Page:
Society for Humanistic Judaism supports physician-assisted death
Farmington Hills, MI, May 11, 2013 — In 2007, the Society for Humanistic Judaism, believing that all people have a right to die with dignity, issued a statement affirming an individual’s right to “compose a binding document (living will, advance directive) to ensure that … no one … interfere with a personal choice regarding decisions about the ending of one’s own life.”
The SHJ has extended this position by adopting a statement supporting Physician Assisted Death (PAD), also referred to as Physician-Assisted Suicide (PAS) in some countries. Humanistic Jews believe that all people have the fundamental right to determine the course of their own lives. Ethical Concerns Committee co-chair Stephanie Blum explained, “As Humanistic Jews, we feel it is incumbent to support reasonable physician-assisted death statutes to allow terminally-ill patients to die in a dignified and peaceful manner at a time of their choosing.”
The statement reads in part:
- A competent adult diagnosed with a fatal disease that will cause unbearable pain and suffering has the right to die in a dignified and peaceful manner.
- Government has no substantial, legitimate interest in prolonging the lingering, painful death of a terminally ill person who wants to die
- [PAD], in which a physician, at the request of a terminally ill patient, provides the patient with a lethal dose of medication that the patient cab take when he/she is ready, promotes dignity and autonomy…
- Opposition to suicide on religious grounds cannot justify prohibition of PAD, failure to permit it, or penalties on physicians who participate in it. Separation of church and state is a cornerstone of our democracy….
Therefore, be it resolved that the Society of Humanistic Judaism:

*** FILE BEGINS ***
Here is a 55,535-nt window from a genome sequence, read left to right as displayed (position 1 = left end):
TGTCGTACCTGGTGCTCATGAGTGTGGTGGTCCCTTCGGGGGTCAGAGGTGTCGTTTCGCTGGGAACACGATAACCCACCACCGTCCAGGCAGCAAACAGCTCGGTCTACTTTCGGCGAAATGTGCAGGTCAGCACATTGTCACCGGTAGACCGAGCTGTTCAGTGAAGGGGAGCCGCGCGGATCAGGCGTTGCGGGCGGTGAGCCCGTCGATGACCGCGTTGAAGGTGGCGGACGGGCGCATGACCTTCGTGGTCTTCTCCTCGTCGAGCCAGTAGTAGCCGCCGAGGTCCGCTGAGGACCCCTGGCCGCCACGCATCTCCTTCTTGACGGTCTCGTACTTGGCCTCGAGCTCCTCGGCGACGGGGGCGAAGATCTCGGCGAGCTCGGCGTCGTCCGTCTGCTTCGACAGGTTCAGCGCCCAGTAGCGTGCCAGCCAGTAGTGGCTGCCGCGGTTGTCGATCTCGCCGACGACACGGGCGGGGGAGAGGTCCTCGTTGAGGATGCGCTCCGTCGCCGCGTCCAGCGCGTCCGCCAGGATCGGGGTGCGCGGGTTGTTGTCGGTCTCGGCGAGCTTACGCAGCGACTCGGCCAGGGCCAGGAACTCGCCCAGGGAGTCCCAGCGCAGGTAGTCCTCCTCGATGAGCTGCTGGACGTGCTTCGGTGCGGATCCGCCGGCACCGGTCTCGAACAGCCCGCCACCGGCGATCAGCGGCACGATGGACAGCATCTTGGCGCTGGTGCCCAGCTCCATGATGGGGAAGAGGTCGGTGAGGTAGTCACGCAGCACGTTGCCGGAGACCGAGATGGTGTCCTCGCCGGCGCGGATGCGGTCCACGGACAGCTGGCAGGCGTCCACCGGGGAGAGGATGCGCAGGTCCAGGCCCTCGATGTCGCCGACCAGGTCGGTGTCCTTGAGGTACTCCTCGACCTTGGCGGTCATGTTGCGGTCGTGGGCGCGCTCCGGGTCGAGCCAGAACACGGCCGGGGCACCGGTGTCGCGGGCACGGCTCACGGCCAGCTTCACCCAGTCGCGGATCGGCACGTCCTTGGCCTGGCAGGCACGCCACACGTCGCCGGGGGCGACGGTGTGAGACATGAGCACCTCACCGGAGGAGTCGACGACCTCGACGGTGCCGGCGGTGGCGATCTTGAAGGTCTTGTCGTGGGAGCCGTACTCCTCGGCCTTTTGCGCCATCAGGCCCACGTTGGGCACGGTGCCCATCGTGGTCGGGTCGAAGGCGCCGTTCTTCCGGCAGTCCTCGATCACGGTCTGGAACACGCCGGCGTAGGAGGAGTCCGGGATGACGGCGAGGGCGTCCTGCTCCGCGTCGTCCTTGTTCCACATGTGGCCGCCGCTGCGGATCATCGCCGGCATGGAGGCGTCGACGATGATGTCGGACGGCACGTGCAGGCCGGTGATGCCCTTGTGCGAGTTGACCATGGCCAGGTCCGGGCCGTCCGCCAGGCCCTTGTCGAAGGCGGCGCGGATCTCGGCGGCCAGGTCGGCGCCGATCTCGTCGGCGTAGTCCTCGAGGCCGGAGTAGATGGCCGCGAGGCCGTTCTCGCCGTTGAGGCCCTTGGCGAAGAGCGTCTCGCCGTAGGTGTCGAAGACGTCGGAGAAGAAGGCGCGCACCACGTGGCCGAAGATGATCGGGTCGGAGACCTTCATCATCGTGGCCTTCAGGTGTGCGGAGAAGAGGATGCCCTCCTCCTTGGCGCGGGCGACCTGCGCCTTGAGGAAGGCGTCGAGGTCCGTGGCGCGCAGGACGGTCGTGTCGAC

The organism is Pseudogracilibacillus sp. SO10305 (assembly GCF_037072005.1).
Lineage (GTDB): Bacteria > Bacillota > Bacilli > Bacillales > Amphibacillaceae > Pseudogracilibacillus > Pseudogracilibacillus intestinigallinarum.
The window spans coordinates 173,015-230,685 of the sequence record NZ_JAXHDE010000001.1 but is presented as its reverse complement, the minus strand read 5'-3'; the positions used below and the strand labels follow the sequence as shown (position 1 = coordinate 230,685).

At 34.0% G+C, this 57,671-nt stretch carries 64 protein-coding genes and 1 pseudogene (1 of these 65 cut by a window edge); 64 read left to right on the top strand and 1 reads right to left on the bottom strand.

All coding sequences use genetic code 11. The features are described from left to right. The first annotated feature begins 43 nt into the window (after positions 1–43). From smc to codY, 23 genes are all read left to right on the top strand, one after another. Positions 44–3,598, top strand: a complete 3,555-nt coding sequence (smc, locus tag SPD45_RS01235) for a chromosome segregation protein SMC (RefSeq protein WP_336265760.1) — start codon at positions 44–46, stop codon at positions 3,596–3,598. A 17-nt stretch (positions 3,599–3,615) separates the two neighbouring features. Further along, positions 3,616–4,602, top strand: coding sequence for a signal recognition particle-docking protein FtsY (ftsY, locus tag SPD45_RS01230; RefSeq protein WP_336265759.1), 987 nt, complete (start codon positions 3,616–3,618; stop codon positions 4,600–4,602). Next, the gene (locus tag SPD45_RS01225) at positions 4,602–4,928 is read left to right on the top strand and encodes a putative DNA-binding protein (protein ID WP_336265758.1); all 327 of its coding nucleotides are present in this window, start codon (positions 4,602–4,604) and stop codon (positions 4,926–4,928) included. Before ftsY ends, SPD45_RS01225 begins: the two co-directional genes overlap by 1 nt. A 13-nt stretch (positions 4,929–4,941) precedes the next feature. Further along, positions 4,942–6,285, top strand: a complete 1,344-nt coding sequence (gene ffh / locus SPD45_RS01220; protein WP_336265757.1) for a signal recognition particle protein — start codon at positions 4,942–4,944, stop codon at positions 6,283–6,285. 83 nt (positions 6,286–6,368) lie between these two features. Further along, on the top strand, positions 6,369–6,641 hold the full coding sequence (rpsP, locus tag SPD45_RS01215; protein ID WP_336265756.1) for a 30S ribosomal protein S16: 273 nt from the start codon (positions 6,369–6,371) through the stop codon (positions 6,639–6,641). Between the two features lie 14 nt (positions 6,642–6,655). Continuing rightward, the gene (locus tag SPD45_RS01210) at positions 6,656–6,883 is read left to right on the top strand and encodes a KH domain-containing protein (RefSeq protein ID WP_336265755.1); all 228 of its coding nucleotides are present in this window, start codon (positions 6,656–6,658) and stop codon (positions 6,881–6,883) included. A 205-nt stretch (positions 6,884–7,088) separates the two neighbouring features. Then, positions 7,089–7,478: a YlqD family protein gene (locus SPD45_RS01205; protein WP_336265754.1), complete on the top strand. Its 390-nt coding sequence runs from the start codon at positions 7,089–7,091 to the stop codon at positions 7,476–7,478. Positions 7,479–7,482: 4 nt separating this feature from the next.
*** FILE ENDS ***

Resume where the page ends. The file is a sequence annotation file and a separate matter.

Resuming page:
- Affirms that mentally competent adults with irreversible, terminal medical conditions accompanied by intense suffering should have the right to physician assistance in dying.
The Society for Humanistic Judaism is the national umbrella organization for Humanistic congregations in North America. Humanistic Jews value their Jewish identity and the aspects of Jewish culture that offer a genuine expression of their contemporary way of life. There are currently more than 30 congregations in the United States and Canada affiliated with this growing movement. Forty-nine percent of the United States 5.5 million Jews say that their outlook is secular and forty-eight percent do not belong to a synagogue or other Jewish organization according to the American Jewish Identification Survey undertaken by professional statisticians under the auspices of the Center for Jewish Studies at the City University of New York. The Society helps to organize local congregations and havurot, creates and disseminates celebrational and educational materials, provides national programs, including programs for teens and young adults, and serves the needs of individual members who do not live near an existing Humanistic congregation.
For more information, contact the Society for Humanistic Judaism.